How Indian soldiers liberated Goa from Portuguese occupation

Goa Liberation

Krishna Menon, a close leader of Jawaharlal Nehru, lived abroad and was very active in India’s freedom struggle from there for a long time. Mr. Menon used to say that Goa is like a pimple on India’s face. often Mr. He used to tell Nehru that Goa ‘needs to be brought back’.
However, Mr. Goa. Nehru had a kind of ‘mental block’. He assured the Western countries that he would not try to take Goa by force.
But Mr. Krishna Menon. was able to convince Nehru that he could not be ambivalent about this Portuguese colony.
While criticizing the apartheid countries on the one hand, on the other hand, Jawaharlal Nehru was completely silent on the occupation of Goa by the Portuguese within India.
After all, efforts to peacefully remove the Portuguese from Goa failed, and Mr. Nehru gave a green signal to plan to liberate Goa by sending an army.
Valmiki Fellero, the author of the recently published book ‘Goa Liberation 1961 The Complete Story of Nationalism and Integration’, has written that the mobilization of Indian troops began on December 2, 1961. Agra, Hyderabad and the then Madras 50th Parachute Brigade were brought to Belagavi.
“Over 100 passenger trains from the north, west, and south of India were diverted to transport troops to Belagavi.” Besides passenger trains, several goods trains were also used to transport military equipment to Belagavi.

As a result, several textile mills in Ahmedabad had to close due to shortage of coal.”

India came to Goa from Portugal

Portugal also started preparing to face the Indian forces.
They sent a ship named ‘India’ to Goa LIberation to send the gold deposited in the ‘Banco Nacional Ultramarino’ and the wives and children of Portuguese citizens to Lisbon.
PN Khera in his book ‘Operation Vijay, The Liberation of Goa and Other Portuguese Colonies in India’ wrote, “On December 9, 1961, the Portuguese ship reached Murmugao. The ship started its return journey to Lisbon on December 12.
The ship had accommodation for 380 people, but about 700 women and children boarded the ship. There were so many passengers on that ship that some passengers had to sit on the toilet.
John Kenneth Galbraith, the US ambassador to India, met with Indian Prime Minister Jawaharlal Nehru several times in December to try to dissuade him from deciding on a military operation in Goa.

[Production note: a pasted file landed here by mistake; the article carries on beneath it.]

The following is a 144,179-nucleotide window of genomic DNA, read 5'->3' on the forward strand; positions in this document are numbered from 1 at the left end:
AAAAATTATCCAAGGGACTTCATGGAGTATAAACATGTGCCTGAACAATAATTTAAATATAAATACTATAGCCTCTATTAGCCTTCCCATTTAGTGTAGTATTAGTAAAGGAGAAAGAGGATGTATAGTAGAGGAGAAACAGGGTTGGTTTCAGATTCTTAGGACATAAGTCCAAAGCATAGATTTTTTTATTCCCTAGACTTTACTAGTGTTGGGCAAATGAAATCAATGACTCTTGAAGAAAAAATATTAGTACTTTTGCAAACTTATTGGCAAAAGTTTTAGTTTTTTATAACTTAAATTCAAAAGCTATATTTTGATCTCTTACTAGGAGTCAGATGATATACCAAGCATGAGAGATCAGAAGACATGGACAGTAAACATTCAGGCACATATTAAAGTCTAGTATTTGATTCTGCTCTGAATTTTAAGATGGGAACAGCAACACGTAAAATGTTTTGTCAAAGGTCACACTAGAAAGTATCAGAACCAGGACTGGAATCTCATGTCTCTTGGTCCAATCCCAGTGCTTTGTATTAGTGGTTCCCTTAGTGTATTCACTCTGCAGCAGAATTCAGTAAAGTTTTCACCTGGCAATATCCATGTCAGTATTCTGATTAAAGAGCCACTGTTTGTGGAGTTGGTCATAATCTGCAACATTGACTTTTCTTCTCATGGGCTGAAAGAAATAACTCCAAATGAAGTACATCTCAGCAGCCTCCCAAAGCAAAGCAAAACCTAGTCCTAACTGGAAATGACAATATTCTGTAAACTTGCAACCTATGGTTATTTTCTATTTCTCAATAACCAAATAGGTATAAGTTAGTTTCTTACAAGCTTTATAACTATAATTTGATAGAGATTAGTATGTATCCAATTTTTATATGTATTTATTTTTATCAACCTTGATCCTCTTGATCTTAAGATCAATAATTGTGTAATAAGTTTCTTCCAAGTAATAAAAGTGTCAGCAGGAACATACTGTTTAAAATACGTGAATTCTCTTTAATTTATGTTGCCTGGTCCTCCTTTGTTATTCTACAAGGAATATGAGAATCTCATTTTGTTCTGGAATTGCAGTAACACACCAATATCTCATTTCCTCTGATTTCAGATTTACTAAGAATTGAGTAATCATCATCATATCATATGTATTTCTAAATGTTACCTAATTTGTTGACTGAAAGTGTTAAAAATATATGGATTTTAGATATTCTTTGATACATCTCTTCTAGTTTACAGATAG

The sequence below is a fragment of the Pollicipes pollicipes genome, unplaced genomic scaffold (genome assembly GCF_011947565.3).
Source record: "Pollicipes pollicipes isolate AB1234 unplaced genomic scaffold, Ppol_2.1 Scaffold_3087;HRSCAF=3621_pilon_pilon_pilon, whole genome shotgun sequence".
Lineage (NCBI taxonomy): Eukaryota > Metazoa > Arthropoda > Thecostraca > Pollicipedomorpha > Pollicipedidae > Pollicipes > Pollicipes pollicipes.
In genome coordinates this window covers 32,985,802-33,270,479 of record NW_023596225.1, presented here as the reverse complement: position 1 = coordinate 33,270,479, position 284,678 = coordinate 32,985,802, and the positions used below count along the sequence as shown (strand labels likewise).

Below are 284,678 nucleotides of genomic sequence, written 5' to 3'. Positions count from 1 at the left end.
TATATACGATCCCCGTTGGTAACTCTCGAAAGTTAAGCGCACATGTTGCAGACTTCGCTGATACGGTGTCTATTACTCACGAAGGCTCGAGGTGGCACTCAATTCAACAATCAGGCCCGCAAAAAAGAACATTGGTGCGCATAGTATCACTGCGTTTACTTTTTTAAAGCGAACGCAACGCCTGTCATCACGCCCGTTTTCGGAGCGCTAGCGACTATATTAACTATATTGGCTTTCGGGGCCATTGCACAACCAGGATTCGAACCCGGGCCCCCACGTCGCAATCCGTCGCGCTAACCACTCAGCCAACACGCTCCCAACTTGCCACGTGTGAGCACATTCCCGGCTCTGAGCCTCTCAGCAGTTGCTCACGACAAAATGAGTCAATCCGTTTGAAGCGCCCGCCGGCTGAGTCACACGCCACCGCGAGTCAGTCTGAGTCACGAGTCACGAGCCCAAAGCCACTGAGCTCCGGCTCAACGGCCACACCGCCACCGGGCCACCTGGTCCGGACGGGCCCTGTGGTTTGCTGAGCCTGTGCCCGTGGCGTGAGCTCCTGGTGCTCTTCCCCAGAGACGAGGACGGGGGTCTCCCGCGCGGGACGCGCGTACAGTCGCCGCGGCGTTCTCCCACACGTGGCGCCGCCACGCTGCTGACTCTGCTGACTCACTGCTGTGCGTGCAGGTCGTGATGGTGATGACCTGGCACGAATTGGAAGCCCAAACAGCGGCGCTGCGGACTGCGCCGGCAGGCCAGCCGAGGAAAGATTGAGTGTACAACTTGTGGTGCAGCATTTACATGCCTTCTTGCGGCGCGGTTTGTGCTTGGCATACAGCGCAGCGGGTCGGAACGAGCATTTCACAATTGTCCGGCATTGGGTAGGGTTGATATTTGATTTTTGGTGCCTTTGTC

The day of the military operation in Goa Liberation was fixed on 14th December. But later it was postponed by two days to December 16.
Just one day before, on 15th December Mr. Galbraith Mr. Nehru and his finance minister met Morarji Desai.

Adela Gaitonde wrote in her book ‘In Search of Tomorrow’, “Morarji was against violence in Goa, as he personally favored non-violence as a solution to colonial problems.”
“So confident were the Portuguese in the diplomatic efforts of the United States that on the night of December 16, the Portuguese governor-general and the commander-in-chief of his army attended a wedding dinner for a friend’s daughter.”
Ambassador of the United States Mr. Met Nehru again on the 17th and proposed that India suspend military operations against Goa for six months.
Mr. Krishna Menon was present at that meeting. Nehru and Mr. told Galbraith that it was ‘too late now’. Indian troops have entered Goa and will not go back.
However, many years later Krishna Menon admitted in an interview that he had not given the correct information at that meeting, as the Indian Army had not yet crossed the Goa border.
That night, Krishna Menon arrived at the Goa border and inspected the Indian forces.
Mr. Indian Army entered Goa before Menon informed Jawaharlal Nehru of the planned military operation.

nominal resistance

The Indian Army crossed the Goa border at midnight on 17-18 December.

The Times of India newspaper published a ‘banner headline’ on 19 December, which in Bengali read ‘Finally our army has entered Goa, Daman, and Diu’.
The Indian Army encountered little resistance in entering Goa. The occupation of Goa was entrusted to the 17th Infantry Division under the command of Major General Candeth.
Historian Ramachandra Guha wrote in his book ‘India After Gandhi’, “On the morning of 18 December, Indian troops entered Goa from Sawantwadi in the north, Karwar in the south, and Belgaum in the east.”
“In the meantime, Indian planes dropped leaflets over Goa urging residents to remain calm and courageous.”The leaflets said, ‘Rejoice for freedom and strengthen it.'”
“Indian forces surrounded the capital city of Panaji by the evening of 18 December. It was the locals who warned the Indian forces about the landmines where the Portuguese had laid them.”
Within 36 hours of the start of the operation, the Portuguese Governor General signed the document of unconditional surrender.
When the soldiers of the Punjab Regiment entered Panaji, they found the Portuguese officers and their soldiers clad only in underwear.
When asked why, they were told that the Indian soldiers were so cruel that if they recognized a Portuguese soldier by his uniform, they would shoot him instantly.

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